rose bush

Discussion in 'Landscape Architecture and Design' started by burninbill, Nov 20, 2002.

  1. burninbill

    burninbill LawnSite Member
    Messages: 80

    Has anyone heard of a"Blue Moon Rose" the flower is actually a lavendar color but it is so light that almost looks blue. I have customer that has been looking for this bush for over a year and has had no luck. She actually had one but sold the house and all the landscaping stayed. If not is there a chance she could clone the bush and if so how would she go about this?


    Jon Walker
    Cutting Edge Lawn and Landscape
  2. Stonehenge

    Stonehenge LawnSite Bronze Member
    from Midwest
    Messages: 1,276

  3. lawnstudent

    lawnstudent LawnSite Senior Member
    Messages: 472

    Yes, a rose bush can be cloned through vegatative reproduction, but it may not result in a hardy plant. Alot of roses are grafted to hardy rootstock. Cloning the decorative upper portion of the rose plant will result in a clone of this portion of the rose plant but not a clone of the rootstock if this rose is grafted to a different rootstock.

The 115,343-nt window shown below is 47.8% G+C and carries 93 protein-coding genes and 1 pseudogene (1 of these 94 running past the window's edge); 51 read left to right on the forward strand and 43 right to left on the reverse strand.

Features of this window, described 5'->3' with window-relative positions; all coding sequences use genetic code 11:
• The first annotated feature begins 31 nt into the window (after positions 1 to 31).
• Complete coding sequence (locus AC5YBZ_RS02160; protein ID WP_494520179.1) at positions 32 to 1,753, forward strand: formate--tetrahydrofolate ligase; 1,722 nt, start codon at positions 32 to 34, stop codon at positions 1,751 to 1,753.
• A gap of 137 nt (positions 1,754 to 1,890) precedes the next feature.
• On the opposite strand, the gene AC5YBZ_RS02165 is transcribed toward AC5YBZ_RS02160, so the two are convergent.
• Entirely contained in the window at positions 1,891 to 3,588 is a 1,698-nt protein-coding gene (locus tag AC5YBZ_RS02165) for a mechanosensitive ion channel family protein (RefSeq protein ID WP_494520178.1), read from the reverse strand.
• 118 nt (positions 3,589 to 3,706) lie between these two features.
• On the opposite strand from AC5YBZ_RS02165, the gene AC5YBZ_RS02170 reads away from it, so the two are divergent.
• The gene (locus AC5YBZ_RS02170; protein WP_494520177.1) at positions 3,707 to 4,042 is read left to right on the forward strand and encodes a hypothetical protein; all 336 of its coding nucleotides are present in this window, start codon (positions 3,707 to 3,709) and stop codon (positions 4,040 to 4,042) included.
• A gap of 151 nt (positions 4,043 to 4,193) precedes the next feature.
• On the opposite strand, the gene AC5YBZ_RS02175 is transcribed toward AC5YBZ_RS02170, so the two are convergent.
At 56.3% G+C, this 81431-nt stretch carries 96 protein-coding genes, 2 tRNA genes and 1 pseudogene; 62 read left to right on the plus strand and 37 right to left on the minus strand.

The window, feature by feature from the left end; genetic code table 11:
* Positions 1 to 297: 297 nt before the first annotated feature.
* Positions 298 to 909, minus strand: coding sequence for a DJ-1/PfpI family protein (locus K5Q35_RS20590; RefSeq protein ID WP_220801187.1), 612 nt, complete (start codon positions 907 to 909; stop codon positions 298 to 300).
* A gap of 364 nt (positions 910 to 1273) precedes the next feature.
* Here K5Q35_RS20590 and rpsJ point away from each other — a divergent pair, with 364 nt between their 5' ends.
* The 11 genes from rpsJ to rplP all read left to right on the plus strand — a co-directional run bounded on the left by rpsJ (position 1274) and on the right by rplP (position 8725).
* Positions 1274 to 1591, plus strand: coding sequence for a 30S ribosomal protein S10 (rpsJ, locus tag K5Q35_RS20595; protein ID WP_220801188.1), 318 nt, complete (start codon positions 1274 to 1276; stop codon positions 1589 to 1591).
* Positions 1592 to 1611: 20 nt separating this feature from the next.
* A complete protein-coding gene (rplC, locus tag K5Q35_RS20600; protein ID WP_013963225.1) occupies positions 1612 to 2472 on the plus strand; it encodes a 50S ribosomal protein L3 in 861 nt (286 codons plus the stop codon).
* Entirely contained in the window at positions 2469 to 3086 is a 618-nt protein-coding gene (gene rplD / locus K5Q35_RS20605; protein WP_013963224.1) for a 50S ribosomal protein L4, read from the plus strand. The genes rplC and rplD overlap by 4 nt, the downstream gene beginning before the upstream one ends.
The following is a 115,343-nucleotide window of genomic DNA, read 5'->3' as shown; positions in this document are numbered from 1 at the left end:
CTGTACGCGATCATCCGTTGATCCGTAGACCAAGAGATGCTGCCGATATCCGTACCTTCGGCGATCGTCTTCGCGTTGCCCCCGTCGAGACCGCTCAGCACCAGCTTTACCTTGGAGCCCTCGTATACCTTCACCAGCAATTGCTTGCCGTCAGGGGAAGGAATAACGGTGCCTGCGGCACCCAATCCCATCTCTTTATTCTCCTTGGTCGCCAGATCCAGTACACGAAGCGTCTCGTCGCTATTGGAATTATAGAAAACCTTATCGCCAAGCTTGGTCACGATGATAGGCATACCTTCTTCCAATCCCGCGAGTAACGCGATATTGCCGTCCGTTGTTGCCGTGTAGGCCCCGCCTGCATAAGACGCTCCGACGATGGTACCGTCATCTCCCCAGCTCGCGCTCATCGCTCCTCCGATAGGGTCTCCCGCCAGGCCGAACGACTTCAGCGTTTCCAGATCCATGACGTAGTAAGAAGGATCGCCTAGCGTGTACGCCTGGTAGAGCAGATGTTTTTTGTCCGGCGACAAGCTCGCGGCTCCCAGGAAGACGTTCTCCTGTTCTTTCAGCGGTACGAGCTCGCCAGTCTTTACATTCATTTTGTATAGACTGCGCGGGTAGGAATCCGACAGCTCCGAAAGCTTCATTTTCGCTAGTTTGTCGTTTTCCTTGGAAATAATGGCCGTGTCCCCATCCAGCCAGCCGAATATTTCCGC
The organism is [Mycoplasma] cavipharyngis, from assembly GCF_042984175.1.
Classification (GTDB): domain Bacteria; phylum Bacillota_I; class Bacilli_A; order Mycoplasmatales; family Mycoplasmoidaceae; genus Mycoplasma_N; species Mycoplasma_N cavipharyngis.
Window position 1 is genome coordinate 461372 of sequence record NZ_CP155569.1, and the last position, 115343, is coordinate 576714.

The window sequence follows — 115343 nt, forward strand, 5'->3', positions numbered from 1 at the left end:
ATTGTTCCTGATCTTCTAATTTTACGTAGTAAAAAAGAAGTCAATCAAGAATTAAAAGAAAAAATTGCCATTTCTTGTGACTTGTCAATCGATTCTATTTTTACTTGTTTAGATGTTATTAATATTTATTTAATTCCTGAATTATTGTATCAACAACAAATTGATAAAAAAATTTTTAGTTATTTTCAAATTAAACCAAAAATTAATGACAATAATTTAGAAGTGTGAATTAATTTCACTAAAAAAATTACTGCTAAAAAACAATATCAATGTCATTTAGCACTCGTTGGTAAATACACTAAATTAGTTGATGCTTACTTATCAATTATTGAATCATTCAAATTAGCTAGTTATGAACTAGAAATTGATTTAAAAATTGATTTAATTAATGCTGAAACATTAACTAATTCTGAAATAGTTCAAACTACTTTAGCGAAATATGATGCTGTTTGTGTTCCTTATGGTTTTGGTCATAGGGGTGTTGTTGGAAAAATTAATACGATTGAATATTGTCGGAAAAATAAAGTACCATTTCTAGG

How do you clone that rose plant? You can collect Hardwood cuttings from the rose plant when the plant is dormant in late winter. Keep the cuttings wrapped up and cold (not freezing) until ready to plant. Hardwood cuttings are leafless shoots from the previous year's growth. Treat the cut portion of the cuttings with an Auxin growth hormone like IAA, IBA or NAA (these are available in most retail nurseries) just before planting. Plant the cuttings into a sandy soil mixture outdoors next spring and kept moist. Make sure that you maintain the original verticle orientation of the cuttings (plant the side of the cuttings closest to the roots into the soil; seems obvious but you can screw this up if you do not pay attention especially if the terminal end of the shoot has also been cut off.

    You can also clone with softwood cuttings, which I think is the easier approach since you do not have to store the cuttings. These are young leafy shoots that develope on the original plant in spring or early summer. Keep the cuttings as cold as possible until planted (use a cooler with ice). Again treat the cuttings with a growth hormone and plant as soon as possible in a sandy growing medium outdoors. Good luck.


  4. BigJim

    BigJim LawnSite Senior Member
    Messages: 382

    "Blue Moon " is one of the original "blue" roses,but like you said its actually lavender or lilac as there are no true blue roses,You should be able to buy it at any Nursery that sells roses.Its been around for years.The "Blue" roses are generally not great growers they are prone to die-back and can have funny growth habits.Its something in there make up,but there are newer "blue" roses that do better than Blue Moon."Starlight" is one that springs to mind,they generally have lovely perfume though.Its not worth really trying to grow your own roses.leave it to the experts.But when you buy roses always insist on Virus Free plants.


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